The following are translations of excerpts from the Turkish press.


Prime Minister Recep Tayyip Erdoğan responded to the questions of reporters in the eastern province of Erzurum. Erdoğan said: "My people should know what the presidency system is. If the United States implements this, we should know what this is. There is also semi-presidential system. There may be different approaches."


Jews who lost their lives in the Holocaust were for the first time commemorated in a formal ceremony in Turkey.

Neve Shalom synagogue in Kuledibi in Istanbul made a first in Republican history on Thursday. A ceremony was held in the synagogue for "The International Day of Commemoration of Holocaust Victims."

Parliament Speaker Mehmet Ali Şahin released a message: "Our nation, which has protected oppressed peoples throughout the history, shares the sufferings of our Jewish people."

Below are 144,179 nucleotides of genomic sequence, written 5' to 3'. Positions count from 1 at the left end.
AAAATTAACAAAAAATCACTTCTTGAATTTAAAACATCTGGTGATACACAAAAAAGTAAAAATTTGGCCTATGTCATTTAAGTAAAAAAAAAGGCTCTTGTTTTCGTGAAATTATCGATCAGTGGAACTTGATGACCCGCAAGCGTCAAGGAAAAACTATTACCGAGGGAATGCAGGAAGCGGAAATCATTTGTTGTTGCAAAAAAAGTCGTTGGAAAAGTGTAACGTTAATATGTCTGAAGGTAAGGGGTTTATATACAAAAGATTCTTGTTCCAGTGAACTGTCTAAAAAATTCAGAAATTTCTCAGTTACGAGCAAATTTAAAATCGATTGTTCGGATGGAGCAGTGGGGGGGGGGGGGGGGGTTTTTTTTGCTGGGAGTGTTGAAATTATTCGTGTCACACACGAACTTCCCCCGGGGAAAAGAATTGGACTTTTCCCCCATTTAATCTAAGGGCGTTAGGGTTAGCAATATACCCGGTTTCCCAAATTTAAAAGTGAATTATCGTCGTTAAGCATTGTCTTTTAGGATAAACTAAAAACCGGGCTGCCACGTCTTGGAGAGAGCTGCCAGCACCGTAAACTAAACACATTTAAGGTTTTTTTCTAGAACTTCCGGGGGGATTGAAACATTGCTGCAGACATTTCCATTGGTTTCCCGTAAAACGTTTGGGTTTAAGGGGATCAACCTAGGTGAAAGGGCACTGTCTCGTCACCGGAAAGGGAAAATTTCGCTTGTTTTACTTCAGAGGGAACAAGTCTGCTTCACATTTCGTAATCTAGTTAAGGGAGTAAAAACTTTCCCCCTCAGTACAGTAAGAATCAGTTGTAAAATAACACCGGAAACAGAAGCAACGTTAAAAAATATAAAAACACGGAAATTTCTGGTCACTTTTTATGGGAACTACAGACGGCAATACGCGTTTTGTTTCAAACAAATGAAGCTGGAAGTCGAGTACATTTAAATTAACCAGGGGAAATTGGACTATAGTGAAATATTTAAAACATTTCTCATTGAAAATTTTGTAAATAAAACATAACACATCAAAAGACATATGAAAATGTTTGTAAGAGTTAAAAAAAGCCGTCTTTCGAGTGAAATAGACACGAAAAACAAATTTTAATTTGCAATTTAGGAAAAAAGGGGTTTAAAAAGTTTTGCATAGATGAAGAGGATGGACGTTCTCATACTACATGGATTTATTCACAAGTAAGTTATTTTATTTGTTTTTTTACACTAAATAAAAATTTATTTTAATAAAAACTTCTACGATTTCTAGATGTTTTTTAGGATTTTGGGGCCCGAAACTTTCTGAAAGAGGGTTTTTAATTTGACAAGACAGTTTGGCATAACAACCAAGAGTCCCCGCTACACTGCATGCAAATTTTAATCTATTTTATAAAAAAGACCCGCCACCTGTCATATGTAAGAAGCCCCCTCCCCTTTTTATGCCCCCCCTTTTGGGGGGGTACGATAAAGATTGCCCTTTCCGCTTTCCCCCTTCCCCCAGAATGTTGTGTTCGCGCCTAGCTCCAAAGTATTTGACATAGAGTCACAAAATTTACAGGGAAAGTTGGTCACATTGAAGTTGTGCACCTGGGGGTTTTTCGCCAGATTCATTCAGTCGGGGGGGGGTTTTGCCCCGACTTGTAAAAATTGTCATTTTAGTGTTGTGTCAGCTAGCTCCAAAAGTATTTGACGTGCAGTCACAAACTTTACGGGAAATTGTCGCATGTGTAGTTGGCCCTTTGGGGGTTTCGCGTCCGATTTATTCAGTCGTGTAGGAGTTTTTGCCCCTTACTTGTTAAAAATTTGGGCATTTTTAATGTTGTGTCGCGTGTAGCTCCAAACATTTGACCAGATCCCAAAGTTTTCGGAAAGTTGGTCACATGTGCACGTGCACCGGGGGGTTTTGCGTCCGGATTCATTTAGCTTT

Republican People's Party Leader Kemal Kılıçdaroğlu embraced the manifesto issued by 10 lawmakers from his party, drawing an analogy between the government and Nazi rule.

"He who can not claim his rights at the court will claim their rights in the streets. Our friends only pointed have out this danger," said Kılıçdaroğlu.


Message from Turkey's Chief Negotiator for EU talks Egemen Bağış to European Union (EU): Extreme efforts were exerted to make Turkey give up. We will not be the ones who unplug [disengage]. We will let Europeans do this.

The tone of messages of Turkey to Brussels is toughening every passing day.

The message of President Abdullah Gül is "The world does not end with the EU," followed the view of Prime Minister Recep Tayyip Erdoğan who said: "We will not be the obedient country begging at the gate of the EU."

Bağış, currently holding talks in Brussels, openly relayed the message that relations could be broken if necessary.


Consul General Mehmet Baydar and Consul Bahadir Demir, the first Turkish diplomats who fell victim to ASALA terror, were commemorated with a ceremony held Thursday in Igdir.